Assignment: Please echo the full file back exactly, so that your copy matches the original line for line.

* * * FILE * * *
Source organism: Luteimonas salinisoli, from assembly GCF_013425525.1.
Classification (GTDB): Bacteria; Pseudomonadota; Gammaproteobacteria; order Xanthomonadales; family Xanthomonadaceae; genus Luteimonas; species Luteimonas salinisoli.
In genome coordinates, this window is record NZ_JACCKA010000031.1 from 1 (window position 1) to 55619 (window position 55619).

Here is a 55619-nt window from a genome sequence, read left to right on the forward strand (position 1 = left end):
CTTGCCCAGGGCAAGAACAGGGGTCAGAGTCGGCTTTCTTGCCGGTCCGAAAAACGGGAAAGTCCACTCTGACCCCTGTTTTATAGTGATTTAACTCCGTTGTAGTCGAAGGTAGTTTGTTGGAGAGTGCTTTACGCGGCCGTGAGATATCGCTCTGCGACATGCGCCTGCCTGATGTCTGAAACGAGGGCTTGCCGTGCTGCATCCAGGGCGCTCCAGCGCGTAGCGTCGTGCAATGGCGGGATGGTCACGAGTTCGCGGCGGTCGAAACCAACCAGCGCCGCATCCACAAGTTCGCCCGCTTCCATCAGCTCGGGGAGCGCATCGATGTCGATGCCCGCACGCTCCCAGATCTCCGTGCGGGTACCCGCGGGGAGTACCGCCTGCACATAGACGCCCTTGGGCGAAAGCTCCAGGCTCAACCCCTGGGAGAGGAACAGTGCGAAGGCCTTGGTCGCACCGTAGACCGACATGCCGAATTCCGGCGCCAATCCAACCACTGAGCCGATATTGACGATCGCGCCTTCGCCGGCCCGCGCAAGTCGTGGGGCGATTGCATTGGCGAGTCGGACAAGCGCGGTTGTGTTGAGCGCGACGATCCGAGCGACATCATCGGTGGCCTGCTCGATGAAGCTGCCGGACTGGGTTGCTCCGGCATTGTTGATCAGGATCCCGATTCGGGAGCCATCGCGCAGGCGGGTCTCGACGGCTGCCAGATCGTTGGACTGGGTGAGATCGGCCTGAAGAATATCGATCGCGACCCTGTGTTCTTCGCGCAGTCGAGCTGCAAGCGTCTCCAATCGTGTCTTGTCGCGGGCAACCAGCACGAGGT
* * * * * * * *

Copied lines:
Source organism: Luteimonas salinisoli, from assembly GCF_013425525.1.
Classification (GTDB): Bacteria; Pseudomonadota; Gammaproteobacteria; order Xanthomonadales; family Xanthomonadaceae; genus Luteimonas; species Luteimonas salinisoli.
In genome coordinates, this window is record NZ_JACCKA010000031.1 from 1 (window position 1) to 55619 (window position 55619).

Here is a 55619-nt window from a genome sequence, read left to right on the forward strand (position 1 = left end):
CTTGCCCAGGGCAAGAACAGGGGTCAGAGTCGGCTTTCTTGCCGGTCCGAAAAACGGGAAAGTCCACTCTGACCCCTGTTTTATAGTGATTTAACTCCGTTGTAGTCGAAGGTAGTTTGTTGGAGAGTGCTTTACGCGGCCGTGAGATATCGCTCTGCGACATGCGCCTGCCTGATGTCTGAAACGAGGGCTTGCCGTGCTGCATCCAGGGCGCTCCAGCGCGTAGCGTCGTGCAATGGCGGGATGGTCACGAGTTCGCGGCGGTCGAAACCAACCAGCGCCGCATCCACAAGTTCGCCCGCTTCCATCAGCTCGGGGAGCGCATCGATGTCGATGCCCGCACGCTCCCAGATCTCCGTGCGGGTACCCGCGGGGAGTACCGCCTGCACATAGACGCCCTTGGGCGAAAGCTCCAGGCTCAACCCCTGGGAGAGGAACAGTGCGAAGGCCTTGGTCGCACCGTAGACCGACATGCCGAATTCCGGCGCCAATCCAACCACTGAGCCGATATTGACGATCGCGCCTTCGCCGGCCCGCGCAAGTCGTGGGGCGATTGCATTGGCGAGTCGGACAAGCGCGGTTGTGTTGAGCGCGACGATCCGAGCGACATCATCGGTGGCCTGCTCGATGAAGCTGCCGGACTGGGTTGCTCCGGCATTGTTGATCAGGATCCCGATTCGGGAGCCATCGCGCAGGCGGGTCTCGACGGCTGCCAGATCGTTGGACTGGGTGAGATCGGCCTGAAGAATATCGATCGCGACCCTGTGTTCTTCGCGCAGTCGAGCTGCAAGCGTCTCCAATCGTGTCTTGTCGCGGGCAACCAGCACGAGGT